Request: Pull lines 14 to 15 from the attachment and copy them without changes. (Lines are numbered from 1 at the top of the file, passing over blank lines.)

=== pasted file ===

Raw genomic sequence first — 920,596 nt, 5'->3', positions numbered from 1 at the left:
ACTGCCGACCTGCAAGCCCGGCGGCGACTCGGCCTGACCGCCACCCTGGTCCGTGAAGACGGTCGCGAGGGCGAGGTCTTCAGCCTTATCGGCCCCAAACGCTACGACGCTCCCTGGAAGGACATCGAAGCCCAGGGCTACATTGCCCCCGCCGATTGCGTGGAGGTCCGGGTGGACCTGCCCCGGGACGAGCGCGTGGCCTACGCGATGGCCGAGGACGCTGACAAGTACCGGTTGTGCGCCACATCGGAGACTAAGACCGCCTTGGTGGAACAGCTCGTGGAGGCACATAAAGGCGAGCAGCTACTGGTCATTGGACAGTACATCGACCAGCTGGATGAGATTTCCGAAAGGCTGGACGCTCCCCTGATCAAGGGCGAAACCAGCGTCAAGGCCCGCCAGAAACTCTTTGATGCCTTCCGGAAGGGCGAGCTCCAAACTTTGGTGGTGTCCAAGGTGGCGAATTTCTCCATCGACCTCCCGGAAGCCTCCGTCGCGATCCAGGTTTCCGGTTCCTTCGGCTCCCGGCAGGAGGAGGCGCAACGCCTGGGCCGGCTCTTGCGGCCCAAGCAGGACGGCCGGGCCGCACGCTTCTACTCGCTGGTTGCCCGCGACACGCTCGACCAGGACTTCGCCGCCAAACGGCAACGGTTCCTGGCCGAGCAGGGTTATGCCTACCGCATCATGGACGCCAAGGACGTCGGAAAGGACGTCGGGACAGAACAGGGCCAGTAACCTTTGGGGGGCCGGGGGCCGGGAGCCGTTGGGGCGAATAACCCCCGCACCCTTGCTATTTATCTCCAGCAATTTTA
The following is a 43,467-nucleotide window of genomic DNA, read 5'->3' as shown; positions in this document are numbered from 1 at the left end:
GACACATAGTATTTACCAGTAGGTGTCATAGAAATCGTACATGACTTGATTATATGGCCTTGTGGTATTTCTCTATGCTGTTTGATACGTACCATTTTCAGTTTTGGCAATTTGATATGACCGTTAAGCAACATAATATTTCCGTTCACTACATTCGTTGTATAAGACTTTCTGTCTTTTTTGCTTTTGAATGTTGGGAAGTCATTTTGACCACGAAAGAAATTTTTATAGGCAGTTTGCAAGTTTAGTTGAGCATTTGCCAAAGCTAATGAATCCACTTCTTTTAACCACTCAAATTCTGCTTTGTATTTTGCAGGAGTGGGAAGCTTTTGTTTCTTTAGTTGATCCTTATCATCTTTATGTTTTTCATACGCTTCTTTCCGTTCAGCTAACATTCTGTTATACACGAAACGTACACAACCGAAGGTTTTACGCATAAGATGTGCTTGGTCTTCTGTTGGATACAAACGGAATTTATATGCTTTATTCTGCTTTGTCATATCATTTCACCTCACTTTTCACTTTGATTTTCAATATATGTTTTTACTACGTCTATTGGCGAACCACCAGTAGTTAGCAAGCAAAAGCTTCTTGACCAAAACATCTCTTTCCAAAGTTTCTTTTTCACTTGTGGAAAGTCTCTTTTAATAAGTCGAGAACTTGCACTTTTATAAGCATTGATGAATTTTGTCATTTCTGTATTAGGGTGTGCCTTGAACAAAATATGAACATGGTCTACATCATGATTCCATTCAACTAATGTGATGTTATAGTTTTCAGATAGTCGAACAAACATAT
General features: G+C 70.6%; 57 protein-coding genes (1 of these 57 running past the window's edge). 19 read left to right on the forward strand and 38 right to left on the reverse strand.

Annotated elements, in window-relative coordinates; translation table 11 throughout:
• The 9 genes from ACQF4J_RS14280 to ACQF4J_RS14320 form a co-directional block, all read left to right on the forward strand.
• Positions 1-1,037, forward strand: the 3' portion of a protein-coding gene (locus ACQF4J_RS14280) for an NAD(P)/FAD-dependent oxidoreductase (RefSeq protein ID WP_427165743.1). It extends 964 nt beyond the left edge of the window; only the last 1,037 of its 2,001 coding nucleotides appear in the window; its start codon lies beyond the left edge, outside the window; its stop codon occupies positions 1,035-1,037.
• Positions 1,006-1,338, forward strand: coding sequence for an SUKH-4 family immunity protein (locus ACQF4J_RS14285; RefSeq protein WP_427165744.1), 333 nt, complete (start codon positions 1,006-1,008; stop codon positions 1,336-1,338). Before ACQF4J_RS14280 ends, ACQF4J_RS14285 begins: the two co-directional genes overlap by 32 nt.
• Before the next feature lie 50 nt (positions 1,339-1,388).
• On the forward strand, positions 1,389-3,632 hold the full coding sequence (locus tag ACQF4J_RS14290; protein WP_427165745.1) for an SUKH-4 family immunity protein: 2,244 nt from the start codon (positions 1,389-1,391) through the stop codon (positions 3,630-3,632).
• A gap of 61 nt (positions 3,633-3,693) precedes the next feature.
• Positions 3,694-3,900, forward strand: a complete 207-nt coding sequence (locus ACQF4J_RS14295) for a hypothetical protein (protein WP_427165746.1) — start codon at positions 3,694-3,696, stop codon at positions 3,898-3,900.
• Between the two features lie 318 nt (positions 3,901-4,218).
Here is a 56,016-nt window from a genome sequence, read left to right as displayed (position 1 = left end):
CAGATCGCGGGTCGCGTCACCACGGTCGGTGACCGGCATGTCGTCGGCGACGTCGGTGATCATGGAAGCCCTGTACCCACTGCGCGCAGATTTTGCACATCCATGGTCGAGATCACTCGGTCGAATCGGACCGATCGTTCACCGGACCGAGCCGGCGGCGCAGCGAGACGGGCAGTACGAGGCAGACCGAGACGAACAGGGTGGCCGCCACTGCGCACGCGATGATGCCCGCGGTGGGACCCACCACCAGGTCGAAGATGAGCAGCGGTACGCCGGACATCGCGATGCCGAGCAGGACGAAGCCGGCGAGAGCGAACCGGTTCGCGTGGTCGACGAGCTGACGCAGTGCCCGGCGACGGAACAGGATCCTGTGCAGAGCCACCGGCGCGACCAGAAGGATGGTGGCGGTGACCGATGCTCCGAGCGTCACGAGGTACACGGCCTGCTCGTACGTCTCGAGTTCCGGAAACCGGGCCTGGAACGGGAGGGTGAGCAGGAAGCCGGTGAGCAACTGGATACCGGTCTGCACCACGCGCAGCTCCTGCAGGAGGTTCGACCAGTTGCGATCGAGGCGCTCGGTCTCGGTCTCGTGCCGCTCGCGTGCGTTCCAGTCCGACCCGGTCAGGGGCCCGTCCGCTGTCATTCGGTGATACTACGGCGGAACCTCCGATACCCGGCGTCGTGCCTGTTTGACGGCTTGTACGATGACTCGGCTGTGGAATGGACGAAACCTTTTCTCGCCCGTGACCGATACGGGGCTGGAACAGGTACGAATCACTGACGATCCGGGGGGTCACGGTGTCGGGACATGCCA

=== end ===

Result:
• Between the two features lie 318 nt (positions 3,901-4,218).
Here is a 56,016-nt window from a genome sequence, read left to right as displayed (position 1 = left end):